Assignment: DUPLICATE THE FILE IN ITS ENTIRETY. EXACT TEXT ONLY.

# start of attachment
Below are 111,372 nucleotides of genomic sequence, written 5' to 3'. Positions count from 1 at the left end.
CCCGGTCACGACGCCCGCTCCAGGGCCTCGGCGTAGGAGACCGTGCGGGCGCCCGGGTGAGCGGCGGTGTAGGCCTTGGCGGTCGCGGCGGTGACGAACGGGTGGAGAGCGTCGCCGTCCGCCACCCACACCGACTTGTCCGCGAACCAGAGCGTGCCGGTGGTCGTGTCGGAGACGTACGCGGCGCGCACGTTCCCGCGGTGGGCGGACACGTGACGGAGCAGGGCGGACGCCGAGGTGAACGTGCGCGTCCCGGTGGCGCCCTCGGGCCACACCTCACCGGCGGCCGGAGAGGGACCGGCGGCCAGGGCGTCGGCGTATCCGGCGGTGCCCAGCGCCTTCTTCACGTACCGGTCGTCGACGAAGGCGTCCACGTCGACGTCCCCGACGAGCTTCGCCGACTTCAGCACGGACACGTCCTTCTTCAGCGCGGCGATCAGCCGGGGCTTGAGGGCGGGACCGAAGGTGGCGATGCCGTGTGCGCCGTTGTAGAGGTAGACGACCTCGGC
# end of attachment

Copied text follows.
Below are 111,372 nucleotides of genomic sequence, written 5' to 3'. Positions count from 1 at the left end.
CCCGGTCACGACGCCCGCTCCAGGGCCTCGGCGTAGGAGACCGTGCGGGCGCCCGGGTGAGCGGCGGTGTAGGCCTTGGCGGTCGCGGCGGTGACGAACGGGTGGAGAGCGTCGCCGTCCGCCACCCACACCGACTTGTCCGCGAACCAGAGCGTGCCGGTGGTCGTGTCGGAGACGTACGCGGCGCGCACGTTCCCGCGGTGGGCGGACACGTGACGGAGCAGGGCGGACGCCGAGGTGAACGTGCGCGTCCCGGTGGCGCCCTCGGGCCACACCTCACCGGCGGCCGGAGAGGGACCGGCGGCCAGGGCGTCGGCGTATCCGGCGGTGCCCAGCGCCTTCTTCACGTACCGGTCGTCGACGAAGGCGTCCACGTCGACGTCCCCGACGAGCTTCGCCGACTTCAGCACGGACACGTCCTTCTTCAGCGCGGCGATCAGCCGGGGCTTGAGGGCGGGACCGAAGGTGGCGATGCCGTGTGCGCCGTTGTAGAGGTAGACGACCTCGGC